Desaparecidos at First Avenue, 8/28/13

Categories: Last Night
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Photo By Erik Hess

Desaparecidos
With Birthday Suits
First Avenue, Minneapolis
August 28, 2013

Over the years, it has become quite obvious that Conor Oberst loves playing in Minneapolis. He has strong ties to the city through his one-time tour manager (and former 400 Bar owner) Bill Sullivan, and each riveting show he puts on here only strengthens that bond. And that Minnesota connection has tightened after Oberst revealed that he and his fellow Desaparecidos just spent ten relaxing, productive days in the Battle Lake area writing and recording new material.

Sadly, none of those new songs were quite road ready for the band's explosive 65-minute set at First Avenue Wednesday night, but the rest of their spirited material proved to be more than enough, as the quintet delivered a potent, noisy performance that got the pit churning and the band smiling in satisfaction.

See Also:
Desaparecidos at 400 Bar, 8/9/12
Desaparecidos' Denver Dalley on writing Read Music/Speak Spanish and the artistic use of racial slurs


The band took to the stage to a bloviated propaganda-filled speech from Ted Nugent, which gradually gave way to The A-Team theme song, before the band kicked in to the highly-charged opener, "Left is Right." The set was taut and tension fueled straight from the start, with any rust the band displayed at their comeback show at the 400 Bar clearly shaken off by now.

"Thank you so much, Minneapolis. It's so God damn good to be here," Oberst said energetically before he lead the band through a fiery new song, "The Underground Man," which the group just released on a 7-inch. It was a blistering start to the set, and the band never really let up once, charging from one track to the next with only random, politically charged spoken-word pieces serving as introductions to the songs.

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Photos By Erik Hess

"The Happiest Place on Earth" and "MaƱana" both churned with a raw intensity, and the crowd started to get roiled up by the impassioned punk numbers. "This is for everyone out there who had to smash their piggy bank to fix their car or pay for their surgery. It goes like this, son," Oberst sneered, before the band launched into a volatile take on "Man and Wife, the Former (Financial Planning)," which clearly resonated with the frustrated youth who filled the club.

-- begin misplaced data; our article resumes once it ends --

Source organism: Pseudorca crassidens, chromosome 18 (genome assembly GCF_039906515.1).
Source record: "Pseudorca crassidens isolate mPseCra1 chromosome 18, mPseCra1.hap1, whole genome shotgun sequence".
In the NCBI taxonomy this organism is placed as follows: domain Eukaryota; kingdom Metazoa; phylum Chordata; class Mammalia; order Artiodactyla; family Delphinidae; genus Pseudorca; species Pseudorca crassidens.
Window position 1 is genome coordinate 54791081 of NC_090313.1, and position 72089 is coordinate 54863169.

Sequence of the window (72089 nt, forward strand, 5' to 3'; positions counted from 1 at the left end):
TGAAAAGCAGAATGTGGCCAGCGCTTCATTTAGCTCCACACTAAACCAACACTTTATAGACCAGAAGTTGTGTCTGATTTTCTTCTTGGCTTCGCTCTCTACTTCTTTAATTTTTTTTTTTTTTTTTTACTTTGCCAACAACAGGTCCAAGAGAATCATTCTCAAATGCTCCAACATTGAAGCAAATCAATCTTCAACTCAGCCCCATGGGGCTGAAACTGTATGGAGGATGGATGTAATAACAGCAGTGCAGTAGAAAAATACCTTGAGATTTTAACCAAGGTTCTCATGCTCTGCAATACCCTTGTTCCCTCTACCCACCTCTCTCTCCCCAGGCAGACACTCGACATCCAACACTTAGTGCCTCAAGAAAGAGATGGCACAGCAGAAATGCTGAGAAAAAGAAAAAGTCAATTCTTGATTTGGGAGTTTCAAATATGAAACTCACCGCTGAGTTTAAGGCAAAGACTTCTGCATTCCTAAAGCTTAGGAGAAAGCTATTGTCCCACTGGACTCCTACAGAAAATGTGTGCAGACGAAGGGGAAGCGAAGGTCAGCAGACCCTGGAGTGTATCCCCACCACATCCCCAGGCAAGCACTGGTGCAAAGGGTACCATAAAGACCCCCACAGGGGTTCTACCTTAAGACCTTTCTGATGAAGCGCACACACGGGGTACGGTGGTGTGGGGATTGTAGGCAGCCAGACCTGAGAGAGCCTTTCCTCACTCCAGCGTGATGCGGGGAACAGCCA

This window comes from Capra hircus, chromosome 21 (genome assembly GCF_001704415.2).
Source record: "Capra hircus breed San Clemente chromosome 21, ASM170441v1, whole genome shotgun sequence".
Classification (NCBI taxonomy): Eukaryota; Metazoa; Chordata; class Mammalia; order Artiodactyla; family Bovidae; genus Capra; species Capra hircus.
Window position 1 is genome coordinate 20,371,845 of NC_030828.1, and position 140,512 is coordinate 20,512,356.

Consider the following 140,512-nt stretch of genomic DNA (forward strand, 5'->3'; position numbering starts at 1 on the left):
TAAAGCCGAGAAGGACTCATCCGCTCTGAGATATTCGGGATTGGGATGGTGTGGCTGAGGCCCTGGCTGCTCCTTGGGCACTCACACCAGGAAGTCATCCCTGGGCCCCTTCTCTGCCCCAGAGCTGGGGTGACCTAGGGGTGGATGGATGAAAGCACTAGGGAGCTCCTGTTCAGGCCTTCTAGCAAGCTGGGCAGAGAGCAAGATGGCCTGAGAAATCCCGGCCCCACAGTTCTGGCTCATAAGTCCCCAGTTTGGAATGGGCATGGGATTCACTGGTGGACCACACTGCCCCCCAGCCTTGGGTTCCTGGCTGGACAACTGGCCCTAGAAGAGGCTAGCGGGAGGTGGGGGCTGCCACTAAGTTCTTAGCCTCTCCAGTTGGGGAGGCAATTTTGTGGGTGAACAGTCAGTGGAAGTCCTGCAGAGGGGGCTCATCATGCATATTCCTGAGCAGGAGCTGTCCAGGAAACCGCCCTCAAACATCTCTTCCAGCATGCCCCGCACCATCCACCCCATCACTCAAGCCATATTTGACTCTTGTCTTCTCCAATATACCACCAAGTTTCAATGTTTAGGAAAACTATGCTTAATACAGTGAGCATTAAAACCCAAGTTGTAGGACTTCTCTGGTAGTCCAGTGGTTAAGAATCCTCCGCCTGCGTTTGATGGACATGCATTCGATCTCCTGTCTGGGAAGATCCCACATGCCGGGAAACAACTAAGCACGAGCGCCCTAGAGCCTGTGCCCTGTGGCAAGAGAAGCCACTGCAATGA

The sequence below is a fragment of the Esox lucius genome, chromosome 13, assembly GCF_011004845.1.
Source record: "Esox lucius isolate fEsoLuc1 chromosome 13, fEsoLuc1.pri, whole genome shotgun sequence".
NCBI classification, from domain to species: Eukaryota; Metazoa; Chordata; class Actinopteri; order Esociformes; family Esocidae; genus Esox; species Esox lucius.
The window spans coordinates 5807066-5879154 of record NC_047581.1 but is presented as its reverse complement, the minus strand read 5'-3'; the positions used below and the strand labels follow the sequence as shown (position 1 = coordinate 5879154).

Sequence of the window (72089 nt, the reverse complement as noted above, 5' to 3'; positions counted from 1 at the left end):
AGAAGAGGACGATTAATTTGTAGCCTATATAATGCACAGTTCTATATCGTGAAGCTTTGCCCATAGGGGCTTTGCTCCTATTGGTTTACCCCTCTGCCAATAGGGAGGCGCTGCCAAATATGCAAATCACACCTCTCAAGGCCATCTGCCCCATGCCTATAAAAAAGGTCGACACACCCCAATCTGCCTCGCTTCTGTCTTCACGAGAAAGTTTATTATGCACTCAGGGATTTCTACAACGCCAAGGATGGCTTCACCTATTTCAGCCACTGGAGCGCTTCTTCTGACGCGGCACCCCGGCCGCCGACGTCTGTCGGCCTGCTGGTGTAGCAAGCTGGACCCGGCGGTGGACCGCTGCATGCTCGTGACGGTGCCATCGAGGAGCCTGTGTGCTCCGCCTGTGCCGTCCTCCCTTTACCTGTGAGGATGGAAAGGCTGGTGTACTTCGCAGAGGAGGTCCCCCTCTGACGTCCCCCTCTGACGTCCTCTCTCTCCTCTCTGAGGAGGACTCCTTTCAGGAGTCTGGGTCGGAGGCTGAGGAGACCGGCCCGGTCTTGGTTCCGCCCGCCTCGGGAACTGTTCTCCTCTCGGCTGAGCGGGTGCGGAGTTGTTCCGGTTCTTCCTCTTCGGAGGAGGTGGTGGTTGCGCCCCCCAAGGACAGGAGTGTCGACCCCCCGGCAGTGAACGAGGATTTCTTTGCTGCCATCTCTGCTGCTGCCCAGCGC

Conor then gave a nod to his longtime cohorts in Minneapolis -- "This one goes out to Billy and Joe" -- before launching into the acerbic anti-consumer screed, "Mall of America," which rang true to an audience who have to live near the towering shadow of that excessive retail monolith.

"This one's about the music business. There's not much music in the music business," Oberst explained incisively. "It's mostly just business." With that, the band tore into a raucous version of "Backsell" which really set the place off. A rousing, anthemic take on "Man and Wife, the Latter (Damaged Goods)" proved to be one of the best moments of the night, with the crisp, bristling guitar riff building to a boisterous release in the chorus, as the crowd and the band all collectively lost themselves in the spirit of the song.

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Photos By Erik Hess

"We'd like to say thank you to the Birthday Suits for playing with us," Oberst stated warmly. "Weren't they incredible? Holy shit! This is a love song for a communist." A dynamic, forceful take on "Te Amo Camila Vallejo" and the Landon Hedges-led "Survival of the Fittest/It's a Jungle Out There" quickly followed, with the band never once letting up on the gas during their breakneck set and the crowd growing more untamed as the night wore on.


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